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How David Freese almost became a member of the Red Sox

10.29.11 at 1:11 pm ET
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World Series hero David Freese was almost a member of the Red Sox organization. (AP)

Cardinals third baseman David Freese capped off a remarkable postseason by earning World Series MVP honors after hitting .348 with three doubles and seven RBIs as the Cards beat the Rangers in seven games. Freese also had an incredible performance in Game 6 as he kept the Cardinals alive with a game-tying two-run triple in the ninth inning when they were down to their final strike and later hit the game-winning home run in the 11th.

Freese also was named MVP of the National League Championship Series, making him the sixth player to win both honors in the same season.

A native of Missouri, Freese is now a hometown hero after a circuitous route in which he gave up the game for the year — as well as a scholarship offer from the University of Missouri –  before enrolling at an area junior college.

Freese later attended the University of South Alabama, and that’s when Jason McLeod, the Sox former director of amateur scouting, took note.

As the blog Inside the Padres recounts, McLeod tried to sign Freese to a contract before the draft for a bonus of $90,000. As a fifth-year senior, Freese would have been eligible for such a deal.

But the Jaguars reached the College World Series regional playoffs, extending their season through the so-called closed period. The deal was ultimately rejected by the commissioner’s office, making Freese once again eligible for the draft.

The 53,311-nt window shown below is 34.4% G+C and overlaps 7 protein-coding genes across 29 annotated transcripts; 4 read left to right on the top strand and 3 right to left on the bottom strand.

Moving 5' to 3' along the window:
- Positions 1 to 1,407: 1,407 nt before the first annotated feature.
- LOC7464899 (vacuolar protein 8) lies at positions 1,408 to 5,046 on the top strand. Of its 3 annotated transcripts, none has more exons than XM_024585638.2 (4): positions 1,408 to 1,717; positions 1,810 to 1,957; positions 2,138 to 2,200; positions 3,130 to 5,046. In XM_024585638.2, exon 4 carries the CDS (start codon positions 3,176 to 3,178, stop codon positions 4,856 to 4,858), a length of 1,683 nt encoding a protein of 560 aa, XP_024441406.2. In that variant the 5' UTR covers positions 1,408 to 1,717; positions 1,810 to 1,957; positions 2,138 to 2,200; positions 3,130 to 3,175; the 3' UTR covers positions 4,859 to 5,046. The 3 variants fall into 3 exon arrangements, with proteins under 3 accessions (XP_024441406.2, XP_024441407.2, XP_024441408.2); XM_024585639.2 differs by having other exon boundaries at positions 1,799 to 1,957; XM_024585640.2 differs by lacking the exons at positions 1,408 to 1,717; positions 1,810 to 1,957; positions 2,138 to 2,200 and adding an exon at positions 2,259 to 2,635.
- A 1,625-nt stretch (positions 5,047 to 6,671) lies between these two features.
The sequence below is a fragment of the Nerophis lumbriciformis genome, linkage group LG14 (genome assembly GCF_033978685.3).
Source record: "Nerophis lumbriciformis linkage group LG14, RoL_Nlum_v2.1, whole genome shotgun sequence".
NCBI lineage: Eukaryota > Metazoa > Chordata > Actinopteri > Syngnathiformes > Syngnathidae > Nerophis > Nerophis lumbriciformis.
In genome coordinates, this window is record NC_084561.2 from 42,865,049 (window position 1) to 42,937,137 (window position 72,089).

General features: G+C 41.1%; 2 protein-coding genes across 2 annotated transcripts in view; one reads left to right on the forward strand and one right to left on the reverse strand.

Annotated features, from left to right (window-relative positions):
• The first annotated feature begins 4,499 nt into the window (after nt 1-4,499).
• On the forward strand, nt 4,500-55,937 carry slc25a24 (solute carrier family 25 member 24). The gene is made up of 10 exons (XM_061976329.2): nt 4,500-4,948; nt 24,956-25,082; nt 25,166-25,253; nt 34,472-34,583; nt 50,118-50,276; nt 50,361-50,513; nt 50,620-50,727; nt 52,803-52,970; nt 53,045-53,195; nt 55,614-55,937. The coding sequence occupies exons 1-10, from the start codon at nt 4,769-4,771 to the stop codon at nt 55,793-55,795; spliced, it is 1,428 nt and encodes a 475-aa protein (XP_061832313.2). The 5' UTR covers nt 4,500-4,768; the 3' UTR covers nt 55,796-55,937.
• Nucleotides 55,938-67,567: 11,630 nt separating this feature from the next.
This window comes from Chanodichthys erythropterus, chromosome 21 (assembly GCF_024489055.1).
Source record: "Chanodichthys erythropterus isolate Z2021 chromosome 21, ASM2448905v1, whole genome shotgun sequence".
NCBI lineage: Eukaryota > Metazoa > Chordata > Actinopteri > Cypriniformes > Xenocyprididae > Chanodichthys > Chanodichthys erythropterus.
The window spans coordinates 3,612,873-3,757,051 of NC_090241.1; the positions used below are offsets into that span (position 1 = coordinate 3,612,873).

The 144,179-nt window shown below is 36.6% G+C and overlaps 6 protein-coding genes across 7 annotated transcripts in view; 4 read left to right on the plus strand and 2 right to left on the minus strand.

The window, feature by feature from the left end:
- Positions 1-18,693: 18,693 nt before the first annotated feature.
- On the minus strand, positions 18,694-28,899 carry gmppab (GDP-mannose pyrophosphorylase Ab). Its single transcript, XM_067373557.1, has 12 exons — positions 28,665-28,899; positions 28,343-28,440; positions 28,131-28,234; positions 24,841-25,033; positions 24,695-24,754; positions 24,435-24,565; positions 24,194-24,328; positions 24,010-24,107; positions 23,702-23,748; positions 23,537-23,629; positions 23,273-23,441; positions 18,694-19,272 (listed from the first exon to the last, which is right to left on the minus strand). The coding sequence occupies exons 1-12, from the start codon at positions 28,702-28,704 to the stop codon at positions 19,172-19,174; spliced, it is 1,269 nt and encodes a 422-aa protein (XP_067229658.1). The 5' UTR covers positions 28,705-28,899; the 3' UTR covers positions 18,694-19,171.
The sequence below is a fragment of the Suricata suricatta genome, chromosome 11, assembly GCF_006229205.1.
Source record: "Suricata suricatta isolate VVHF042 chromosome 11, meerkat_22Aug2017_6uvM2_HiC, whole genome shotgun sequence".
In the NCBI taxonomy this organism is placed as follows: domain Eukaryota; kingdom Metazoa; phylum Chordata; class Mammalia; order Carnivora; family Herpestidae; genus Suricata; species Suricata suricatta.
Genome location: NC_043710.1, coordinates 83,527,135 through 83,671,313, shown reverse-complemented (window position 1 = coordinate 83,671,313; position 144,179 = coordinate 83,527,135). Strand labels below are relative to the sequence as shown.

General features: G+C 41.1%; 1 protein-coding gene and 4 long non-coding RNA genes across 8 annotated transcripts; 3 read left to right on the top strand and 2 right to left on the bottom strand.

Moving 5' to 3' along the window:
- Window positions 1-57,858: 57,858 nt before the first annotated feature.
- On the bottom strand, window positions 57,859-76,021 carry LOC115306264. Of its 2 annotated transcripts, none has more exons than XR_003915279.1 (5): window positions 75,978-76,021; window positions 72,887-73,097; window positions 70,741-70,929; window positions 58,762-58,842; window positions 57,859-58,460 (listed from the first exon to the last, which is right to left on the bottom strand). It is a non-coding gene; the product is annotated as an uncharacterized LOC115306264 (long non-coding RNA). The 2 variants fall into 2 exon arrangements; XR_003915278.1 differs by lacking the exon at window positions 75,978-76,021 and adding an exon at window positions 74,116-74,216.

McLeod’s mentor, Bill Gayton, also had his eye on Freese, and the Padres drafted him in the ninth round, 10 spots before McLeod was set to make his selection. As McLeod tells writer Tom Krasovic in the post, his mistake was not taking Freese earlier in the draft. The difference in bonus money for Freese was over $80,000.

The Sox wound up taking Ryan Kalish, who reached the big leagues at age 22 in 2010, hitting .252/.305/.405 with four home runs and 11 doubles in 163 at-bats. Kalish had surgery in September to repair a bulging disc in his neck ending a disappointing injury-marred 2011 season.

Kalish played just two weeks for Triple-A Pawtucket before suffering a partial tear of the labrum in his left (throwing) shoulder while diving for a ball. Kalish was able to return in August, but he developed neck pain during his rehabilitation, which ultimately prompted the surgery. If he is able to recover in time for spring training, Kalish could be part of the competition in right field with Josh Reddick.

While Kalish remains full of potential, the 28-year-old Freese reached his this past season when he claimed the starting job at third base with the Cardinals and hit .297/.350/.441 with 10 home runs and 55 RBI in addition to his postseason dramatics.

As it turns out, the Padres also missed on his potential. They traded him for Jim Edmonds, who hit .178 in 2008 before the team released him in May. Of course, so did the other 29 teams that let Freese last until the 273rd pick in the draft.

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